Jim Robson is an enduring symbol of excellence in sports broadcasting. People who have been listening to his play-by-play descriptions of Vancouver Canucks hockey games on local radio stations over the past 34 years, marvel at the consistent high quality of his performances. He is the archetypical professional.
with many other of
father moved his family to the Maple Ridge area of the lower mainland when Jim
was eight. He got his first radio job at 17 with CJAV in
couple of years later, Jim moved to
Robson "covered" the Western League Canucks for 12 years and, now, he is in his 23rd year of NHL coverage on CKNW. Originally, he worked "solo," without a color-man. However, the estimable Tom Larscheid joined him in the broadcast booth in 1977. It has been a felicitous collaboration.
who grew up listening to Foster Hewitt's Saturday night broadcasts from
One of Robson's greatest assets, in earning public credibility, has been his clear-eyed objectivity. Because his employer, CKNW, also owns the Canucks, he is careful to avoid stigmatization as a "house man." If a Canuck player goofs, Robson says as much on the air. If a game is dull, he says it's dull.
At the peak of his profession, at the age of 58, Robson looks back affectionately on almost 40 consecutive years of play-by-play broadcasting. Over the luncheon table last Friday, he spoke with particular fondness of the old Vancouver Mounties. "Baseball is made- to-order for radio announcers," he said. "The listener is completely dependent on the announcer, who gives him a word-picture of the scene on the field."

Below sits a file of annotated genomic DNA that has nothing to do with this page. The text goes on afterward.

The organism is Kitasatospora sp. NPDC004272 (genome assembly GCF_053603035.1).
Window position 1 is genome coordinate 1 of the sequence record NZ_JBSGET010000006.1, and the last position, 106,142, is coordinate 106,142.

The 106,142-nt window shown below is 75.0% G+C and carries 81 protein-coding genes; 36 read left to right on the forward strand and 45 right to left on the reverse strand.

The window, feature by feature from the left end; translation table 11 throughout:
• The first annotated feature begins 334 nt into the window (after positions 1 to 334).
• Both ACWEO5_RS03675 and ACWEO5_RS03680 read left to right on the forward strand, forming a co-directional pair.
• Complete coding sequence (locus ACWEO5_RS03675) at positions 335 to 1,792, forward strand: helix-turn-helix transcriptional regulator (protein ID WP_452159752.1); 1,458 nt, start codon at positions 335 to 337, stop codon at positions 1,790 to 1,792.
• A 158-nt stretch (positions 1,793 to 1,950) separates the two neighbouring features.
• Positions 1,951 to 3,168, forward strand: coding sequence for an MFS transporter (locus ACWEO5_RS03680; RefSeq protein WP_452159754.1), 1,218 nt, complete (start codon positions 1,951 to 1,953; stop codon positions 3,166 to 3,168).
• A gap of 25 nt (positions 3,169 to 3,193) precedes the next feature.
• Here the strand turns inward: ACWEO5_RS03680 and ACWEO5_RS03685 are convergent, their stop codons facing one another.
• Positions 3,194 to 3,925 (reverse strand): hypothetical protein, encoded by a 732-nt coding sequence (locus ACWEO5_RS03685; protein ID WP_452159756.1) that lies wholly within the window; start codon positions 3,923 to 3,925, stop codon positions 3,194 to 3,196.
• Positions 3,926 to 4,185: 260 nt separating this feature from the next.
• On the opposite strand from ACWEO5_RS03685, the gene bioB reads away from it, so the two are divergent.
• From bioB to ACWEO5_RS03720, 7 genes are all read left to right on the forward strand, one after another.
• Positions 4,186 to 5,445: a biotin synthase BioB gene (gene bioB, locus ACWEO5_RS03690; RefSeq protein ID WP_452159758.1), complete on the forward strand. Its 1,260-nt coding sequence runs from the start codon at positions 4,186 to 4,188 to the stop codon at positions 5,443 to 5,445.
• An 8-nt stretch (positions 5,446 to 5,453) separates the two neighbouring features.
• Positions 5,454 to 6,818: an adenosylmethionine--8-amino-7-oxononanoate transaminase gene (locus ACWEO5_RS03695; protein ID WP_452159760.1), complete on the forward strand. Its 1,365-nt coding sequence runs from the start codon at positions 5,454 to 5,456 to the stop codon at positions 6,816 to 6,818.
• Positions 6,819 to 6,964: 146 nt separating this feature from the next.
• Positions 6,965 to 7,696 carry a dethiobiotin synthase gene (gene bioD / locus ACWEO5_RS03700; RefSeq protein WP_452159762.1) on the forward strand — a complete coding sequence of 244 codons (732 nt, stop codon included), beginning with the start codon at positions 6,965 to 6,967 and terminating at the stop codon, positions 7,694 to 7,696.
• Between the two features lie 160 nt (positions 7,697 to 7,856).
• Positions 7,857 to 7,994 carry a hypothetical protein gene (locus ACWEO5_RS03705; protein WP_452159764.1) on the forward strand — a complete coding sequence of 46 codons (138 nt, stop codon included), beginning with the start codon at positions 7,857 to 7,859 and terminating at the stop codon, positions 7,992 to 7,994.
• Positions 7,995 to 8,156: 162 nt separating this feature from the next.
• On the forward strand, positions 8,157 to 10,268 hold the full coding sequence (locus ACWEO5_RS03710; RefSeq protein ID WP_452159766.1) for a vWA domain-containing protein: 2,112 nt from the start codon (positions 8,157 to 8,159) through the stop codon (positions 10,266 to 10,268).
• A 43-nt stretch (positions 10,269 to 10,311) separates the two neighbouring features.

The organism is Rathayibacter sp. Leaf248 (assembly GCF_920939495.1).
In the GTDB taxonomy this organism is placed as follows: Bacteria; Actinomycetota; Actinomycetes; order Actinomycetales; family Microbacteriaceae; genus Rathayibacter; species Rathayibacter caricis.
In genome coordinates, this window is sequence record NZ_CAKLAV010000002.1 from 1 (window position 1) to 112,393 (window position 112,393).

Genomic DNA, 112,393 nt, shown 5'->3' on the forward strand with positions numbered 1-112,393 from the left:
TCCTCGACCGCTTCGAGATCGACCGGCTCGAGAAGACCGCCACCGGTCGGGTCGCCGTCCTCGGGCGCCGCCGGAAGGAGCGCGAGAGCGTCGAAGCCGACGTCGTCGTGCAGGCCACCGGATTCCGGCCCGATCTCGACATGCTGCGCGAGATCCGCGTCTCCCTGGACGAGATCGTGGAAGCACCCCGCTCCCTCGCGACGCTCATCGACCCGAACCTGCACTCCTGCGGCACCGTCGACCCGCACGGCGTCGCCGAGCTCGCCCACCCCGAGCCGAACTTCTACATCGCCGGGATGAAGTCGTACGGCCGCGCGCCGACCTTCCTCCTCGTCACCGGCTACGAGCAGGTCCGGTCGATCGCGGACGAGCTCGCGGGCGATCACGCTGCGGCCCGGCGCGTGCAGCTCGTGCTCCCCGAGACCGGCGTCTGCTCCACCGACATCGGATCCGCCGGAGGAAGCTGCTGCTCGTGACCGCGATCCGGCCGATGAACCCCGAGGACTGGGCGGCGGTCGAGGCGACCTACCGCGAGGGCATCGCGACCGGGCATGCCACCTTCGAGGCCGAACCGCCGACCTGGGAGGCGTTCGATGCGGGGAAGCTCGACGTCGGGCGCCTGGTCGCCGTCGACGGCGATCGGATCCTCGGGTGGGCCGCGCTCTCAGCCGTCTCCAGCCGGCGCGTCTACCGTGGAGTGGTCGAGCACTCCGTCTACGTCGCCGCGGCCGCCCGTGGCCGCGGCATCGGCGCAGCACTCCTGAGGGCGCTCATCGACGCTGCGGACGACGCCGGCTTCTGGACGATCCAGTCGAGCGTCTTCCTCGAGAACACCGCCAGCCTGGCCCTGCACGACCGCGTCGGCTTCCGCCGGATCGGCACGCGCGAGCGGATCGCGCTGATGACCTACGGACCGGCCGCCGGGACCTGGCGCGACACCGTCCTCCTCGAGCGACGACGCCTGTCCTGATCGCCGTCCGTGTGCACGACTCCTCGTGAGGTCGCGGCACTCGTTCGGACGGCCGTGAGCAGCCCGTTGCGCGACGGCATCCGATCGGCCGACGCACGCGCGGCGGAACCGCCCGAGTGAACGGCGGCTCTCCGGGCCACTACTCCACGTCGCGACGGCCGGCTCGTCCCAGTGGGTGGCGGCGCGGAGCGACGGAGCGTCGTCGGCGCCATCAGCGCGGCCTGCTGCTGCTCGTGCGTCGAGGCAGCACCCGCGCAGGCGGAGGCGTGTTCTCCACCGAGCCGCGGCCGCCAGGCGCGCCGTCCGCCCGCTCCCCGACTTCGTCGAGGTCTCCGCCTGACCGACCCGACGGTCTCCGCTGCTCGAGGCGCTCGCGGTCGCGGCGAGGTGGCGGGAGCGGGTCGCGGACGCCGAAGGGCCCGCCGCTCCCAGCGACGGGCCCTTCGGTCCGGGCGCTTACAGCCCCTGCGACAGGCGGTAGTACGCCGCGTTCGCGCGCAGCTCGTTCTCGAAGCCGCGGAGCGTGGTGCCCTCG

Incredibly, Robson's long career at the mike has been almost completely accident-free: No network blackouts or announcers getting locked in the men's washroom.
remembers one night when the old Canucks were playing an inter-league game at
times during the game,
Jim Robson never flaps in such circumstances. In a branch of the news media which has been known to foster some enormous egos, he is refreshingly diffident and gentlemanly. Vancouverites should be proud of their hockey broadcaster.
Thanks to Archie McDonald
Grade 11s at Maple Ridge bus to a professional day in
1956. With Alberni Athletics basketball and some
Nanaimo Timbermen lacrosse under his belt he applies
for an opening in the big time, CKWX,
paid his dues in the early '60s. With Stephenson gone to
Baseball may have been his best sport. He did the PCL Mounties for a dozen seasons. The road games were recreated in a studio from scant info received on a ticker tape. Producer Ron Robinson had all the sound effects. There was a speaker to announce batters, the thump of a ball striking a bat, thunder and lightning sounds to simulate a rain delay because of weather.
One time the teletype informed them it was the end of an inning, but Robson had recorded only two outs. What to do? If you go to the next batter and have him fly out then you are out of sequence for the rest of the game.
There was a man on base, so Robson decided to pick him off. That kept it neat and tidy. He made it sound like a remarkable play by the pitcher.
July, 1958. He drives pregnant wife, Bea, to hospital, then goes to Capilano Stadium where Phoenix Giants and the Mounties are going for first place. Pete Burnside, ex-major leaguer, is on the hill for the Giants. Catcher Charlie White hits a home run in the bottom of the ninth; Mounties win 4-3. He goes to the hospital and meets his new daughter, Jennifer, the first of four children. Later she will say: "You remember the score of the game, but I bet you don't remember my weight."
there were a hall of fame for broadcasters' wives, Bea would be a charter
inductee. They met in